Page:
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Published in Mint on 11th September,2017. Written by Abhishek Bondia

I am a single parent and I have a home loan that I am paying regularly as EMIs. Both my children are minor and there are sufficient investments and support structures already in place for them in case of an unforeseen eventuality. However, is it possible that I can designate the proceeds of my life insurance towards repayment of the home loan, in case something happens to me, as I don’t want my children to bear the burden of repaying the home loan?

—Akshara Gupta
Yes, you can designate your life insurance proceeds towards a home loan. This process is called assignment. Assignment is done in the name of the financial institution that has extended the loan. When a claim arises, the assignee gets the first right to proceeds before the nominee. It is possible to do partial assignment of policy. Under partial assignment, only the designated amount is paid to the assignee. Rest of the proceeds are paid to the nominee. If your expected insurance proceeds are more than the loan amount, you should opt for partial assignment.

My father is 52 years old. A few years ago, because of certain setbacks he faced, he started consuming more alcohol than usual. I firmly believe that this situation is getting bad to worse. He has life insurance, which will be adequate for him. If god forbid, his death is caused due to alcoholism, will the claim still be valid or will the insurance company refuse to pay the sum assured?

—Gunjan Preet
A life insurance policy does not exclude claims linked to alcohol or substance abuse. This exclusion is common in health and accident insurance. So, in case of an unfortunate event, your father’s claim will be payable.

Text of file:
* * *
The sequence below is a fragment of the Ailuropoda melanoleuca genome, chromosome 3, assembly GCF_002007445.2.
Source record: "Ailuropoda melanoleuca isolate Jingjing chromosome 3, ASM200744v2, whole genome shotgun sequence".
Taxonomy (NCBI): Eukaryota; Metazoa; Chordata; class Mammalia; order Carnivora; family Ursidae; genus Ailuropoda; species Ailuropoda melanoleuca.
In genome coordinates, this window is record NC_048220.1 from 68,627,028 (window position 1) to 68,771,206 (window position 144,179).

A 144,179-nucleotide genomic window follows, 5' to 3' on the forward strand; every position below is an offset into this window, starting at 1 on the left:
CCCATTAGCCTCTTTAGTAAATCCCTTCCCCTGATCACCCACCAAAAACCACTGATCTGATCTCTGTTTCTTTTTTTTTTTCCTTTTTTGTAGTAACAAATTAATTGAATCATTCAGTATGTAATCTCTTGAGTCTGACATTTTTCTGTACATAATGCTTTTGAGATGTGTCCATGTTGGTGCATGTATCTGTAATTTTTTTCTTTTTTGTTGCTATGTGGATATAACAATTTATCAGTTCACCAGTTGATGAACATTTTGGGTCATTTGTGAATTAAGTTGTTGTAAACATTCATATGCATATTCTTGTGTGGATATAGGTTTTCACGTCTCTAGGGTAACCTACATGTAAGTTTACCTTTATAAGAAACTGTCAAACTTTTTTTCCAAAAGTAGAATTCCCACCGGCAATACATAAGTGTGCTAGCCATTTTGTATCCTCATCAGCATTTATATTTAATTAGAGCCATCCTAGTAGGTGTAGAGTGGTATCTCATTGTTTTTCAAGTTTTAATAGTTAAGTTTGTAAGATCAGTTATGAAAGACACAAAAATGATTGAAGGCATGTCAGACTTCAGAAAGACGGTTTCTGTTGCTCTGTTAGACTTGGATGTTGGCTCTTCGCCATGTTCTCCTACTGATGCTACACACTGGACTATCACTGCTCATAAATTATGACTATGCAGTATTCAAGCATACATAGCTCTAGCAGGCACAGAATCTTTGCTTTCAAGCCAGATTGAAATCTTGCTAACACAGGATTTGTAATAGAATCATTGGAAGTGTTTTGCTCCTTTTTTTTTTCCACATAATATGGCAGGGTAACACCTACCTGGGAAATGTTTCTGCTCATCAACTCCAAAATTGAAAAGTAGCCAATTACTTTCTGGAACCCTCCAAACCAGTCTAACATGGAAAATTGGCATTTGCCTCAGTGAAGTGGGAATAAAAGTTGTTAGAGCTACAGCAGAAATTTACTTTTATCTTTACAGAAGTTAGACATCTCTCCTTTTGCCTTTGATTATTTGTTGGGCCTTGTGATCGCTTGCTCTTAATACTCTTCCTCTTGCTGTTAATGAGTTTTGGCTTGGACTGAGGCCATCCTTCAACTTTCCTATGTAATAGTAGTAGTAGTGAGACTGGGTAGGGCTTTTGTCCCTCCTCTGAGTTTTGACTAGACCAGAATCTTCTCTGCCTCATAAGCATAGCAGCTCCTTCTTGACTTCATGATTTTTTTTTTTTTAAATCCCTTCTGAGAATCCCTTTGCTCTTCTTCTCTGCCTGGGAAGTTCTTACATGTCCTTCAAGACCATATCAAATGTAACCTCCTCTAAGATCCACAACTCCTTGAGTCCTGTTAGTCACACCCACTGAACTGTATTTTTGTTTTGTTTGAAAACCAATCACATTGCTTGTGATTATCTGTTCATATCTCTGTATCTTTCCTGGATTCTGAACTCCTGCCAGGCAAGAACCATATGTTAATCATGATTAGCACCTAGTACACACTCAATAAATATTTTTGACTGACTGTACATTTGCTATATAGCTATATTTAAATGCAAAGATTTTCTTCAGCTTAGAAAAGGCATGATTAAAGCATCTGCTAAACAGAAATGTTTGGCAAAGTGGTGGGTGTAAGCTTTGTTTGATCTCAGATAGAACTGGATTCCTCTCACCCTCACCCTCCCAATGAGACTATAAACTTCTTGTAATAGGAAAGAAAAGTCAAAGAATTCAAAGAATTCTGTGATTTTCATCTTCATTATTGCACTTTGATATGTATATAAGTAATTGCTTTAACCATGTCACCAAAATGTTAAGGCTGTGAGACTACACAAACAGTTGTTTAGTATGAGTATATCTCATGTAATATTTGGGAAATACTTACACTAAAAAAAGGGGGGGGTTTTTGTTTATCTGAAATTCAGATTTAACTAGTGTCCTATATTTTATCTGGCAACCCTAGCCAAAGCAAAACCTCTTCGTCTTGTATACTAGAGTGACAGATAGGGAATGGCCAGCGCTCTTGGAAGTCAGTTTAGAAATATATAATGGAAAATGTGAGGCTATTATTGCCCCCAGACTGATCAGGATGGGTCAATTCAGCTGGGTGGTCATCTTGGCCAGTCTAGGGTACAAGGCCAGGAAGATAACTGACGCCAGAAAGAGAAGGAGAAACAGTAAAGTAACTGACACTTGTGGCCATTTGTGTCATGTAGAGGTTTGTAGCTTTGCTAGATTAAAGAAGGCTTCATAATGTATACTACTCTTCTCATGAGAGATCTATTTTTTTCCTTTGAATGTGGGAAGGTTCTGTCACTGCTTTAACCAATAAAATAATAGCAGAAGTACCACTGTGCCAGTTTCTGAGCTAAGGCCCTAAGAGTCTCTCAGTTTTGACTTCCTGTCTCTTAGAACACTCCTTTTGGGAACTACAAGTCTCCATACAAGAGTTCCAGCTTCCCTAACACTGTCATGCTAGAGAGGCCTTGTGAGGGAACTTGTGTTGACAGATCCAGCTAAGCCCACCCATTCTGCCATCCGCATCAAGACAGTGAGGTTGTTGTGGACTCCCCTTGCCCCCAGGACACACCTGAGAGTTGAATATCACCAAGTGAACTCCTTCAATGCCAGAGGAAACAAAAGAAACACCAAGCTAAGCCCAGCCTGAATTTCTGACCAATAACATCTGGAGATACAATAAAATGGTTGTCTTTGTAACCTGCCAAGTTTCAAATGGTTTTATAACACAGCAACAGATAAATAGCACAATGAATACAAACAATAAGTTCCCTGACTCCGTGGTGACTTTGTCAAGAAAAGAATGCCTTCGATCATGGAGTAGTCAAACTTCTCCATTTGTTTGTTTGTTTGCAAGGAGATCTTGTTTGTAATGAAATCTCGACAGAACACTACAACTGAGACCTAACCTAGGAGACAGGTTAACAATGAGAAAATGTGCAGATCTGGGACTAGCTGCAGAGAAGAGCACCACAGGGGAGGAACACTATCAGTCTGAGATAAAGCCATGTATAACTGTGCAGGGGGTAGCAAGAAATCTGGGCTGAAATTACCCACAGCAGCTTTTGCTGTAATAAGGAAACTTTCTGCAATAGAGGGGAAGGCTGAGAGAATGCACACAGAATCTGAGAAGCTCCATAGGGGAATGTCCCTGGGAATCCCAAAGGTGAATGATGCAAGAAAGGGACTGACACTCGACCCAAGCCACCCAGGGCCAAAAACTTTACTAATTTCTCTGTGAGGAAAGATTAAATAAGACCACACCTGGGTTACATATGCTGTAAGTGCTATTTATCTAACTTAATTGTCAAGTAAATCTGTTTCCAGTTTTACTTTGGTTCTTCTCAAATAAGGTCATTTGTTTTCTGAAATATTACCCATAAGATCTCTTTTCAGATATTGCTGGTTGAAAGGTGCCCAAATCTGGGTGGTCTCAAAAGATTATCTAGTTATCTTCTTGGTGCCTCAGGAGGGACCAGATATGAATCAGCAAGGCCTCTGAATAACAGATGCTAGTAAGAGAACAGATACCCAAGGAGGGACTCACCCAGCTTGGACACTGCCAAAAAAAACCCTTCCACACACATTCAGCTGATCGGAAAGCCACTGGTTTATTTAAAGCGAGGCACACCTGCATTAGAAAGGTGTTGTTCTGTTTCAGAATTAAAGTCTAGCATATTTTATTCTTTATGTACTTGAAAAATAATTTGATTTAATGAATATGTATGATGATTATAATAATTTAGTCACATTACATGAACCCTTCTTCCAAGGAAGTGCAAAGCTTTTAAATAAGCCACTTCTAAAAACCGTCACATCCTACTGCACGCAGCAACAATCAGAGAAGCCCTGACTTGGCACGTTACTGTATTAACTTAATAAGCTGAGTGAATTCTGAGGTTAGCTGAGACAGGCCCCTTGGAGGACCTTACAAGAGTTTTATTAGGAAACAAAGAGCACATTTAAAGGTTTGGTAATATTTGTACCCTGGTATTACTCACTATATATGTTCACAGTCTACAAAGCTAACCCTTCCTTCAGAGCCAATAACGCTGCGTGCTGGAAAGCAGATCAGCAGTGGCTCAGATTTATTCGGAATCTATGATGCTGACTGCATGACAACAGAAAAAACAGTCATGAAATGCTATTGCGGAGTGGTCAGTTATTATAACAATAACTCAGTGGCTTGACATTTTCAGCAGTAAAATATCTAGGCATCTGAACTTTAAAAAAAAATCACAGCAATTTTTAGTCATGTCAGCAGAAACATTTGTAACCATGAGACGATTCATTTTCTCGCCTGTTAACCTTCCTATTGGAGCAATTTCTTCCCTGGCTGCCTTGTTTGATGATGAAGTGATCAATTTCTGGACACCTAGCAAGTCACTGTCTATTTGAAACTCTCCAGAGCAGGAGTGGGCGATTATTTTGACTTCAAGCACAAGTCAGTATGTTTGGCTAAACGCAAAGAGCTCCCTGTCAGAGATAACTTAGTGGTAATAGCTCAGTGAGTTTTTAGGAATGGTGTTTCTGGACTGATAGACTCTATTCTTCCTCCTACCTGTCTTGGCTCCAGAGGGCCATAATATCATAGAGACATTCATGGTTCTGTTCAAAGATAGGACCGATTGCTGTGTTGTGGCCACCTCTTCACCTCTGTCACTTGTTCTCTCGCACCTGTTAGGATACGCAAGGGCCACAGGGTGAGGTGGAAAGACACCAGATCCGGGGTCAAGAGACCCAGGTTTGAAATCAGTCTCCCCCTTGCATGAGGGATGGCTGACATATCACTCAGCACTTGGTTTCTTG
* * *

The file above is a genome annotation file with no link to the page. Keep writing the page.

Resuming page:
The reason why your insurer can dispute the claim is incomplete disclosure at the proposal stage. If your father had disclosed his accurate health status and alcohol intake in the proposal form, then insurer cannot reject the claim.

I recently found out that insurance claims can be rejected if death is caused in war or war-like conditions. My family’s ancestral home is along the country’s international border. News of people dying there due to cross-border firing is becoming increasingly common. I already have a life insurance policy. Does this mean that if something should happen to me while I am visiting my relatives there, the insurer could somehow reject or not honour the life insurance claim?

—Vikram Pandita
War is a standard exclusion in most general insurance policies such as health, and home insurance. However, war is not an exclusion under life insurance policies. So, your claim will be honoured, in case it arises due to war.
Also, life insurance policies typically have a worldwide coverage. So, any inadvertent crossing of border cannot be a basis for claim rejection.

I recently applied for a life insurance policy with critical illness rider. The insurance company made me fill a proposal form and undergo medical check-up. My medical reports were completely normal. However, the insurance company suggested a 100% loading on premium and refused to give me critical illness cover. Can they do this? Is it fair? The only reason they cited was that I am overweight. Shouldn’t they have told me before taking through the medical tests. I weigh about 130 kgs, and 6’3” in height.

—Prashant A.
Insurers are allowed to accept or reject a proposal during the underwriting stage. In select situations, they can issue a counter-offer to the customer. It is at the discretion of the customer to accept or reject the counter-offer. Insurer cannot mandate the counter-offer on the customer. In your case, you can reject their counter-offer. Or, you can apply for reconsideration. Your reconsideration request could be supported by either similar cases issued at lower rates or with a rationale to be considered as a standard case. Depending on the case, insurers at time do taper down the loading in a counter-offer.
Over-weight is identified as the root cause of several chronic and critical illnesses. Insurers thus tend to be conservative in policy issuance for overweight proposers.
It seems your case was not that of outright rejection. So, insurer would have taken you through the medical tests. Insurers typically issue only one counter-offer, and do not revise it at various stages of underwriting. So, they may have waited for the entire process to be completed before making a counter-offer.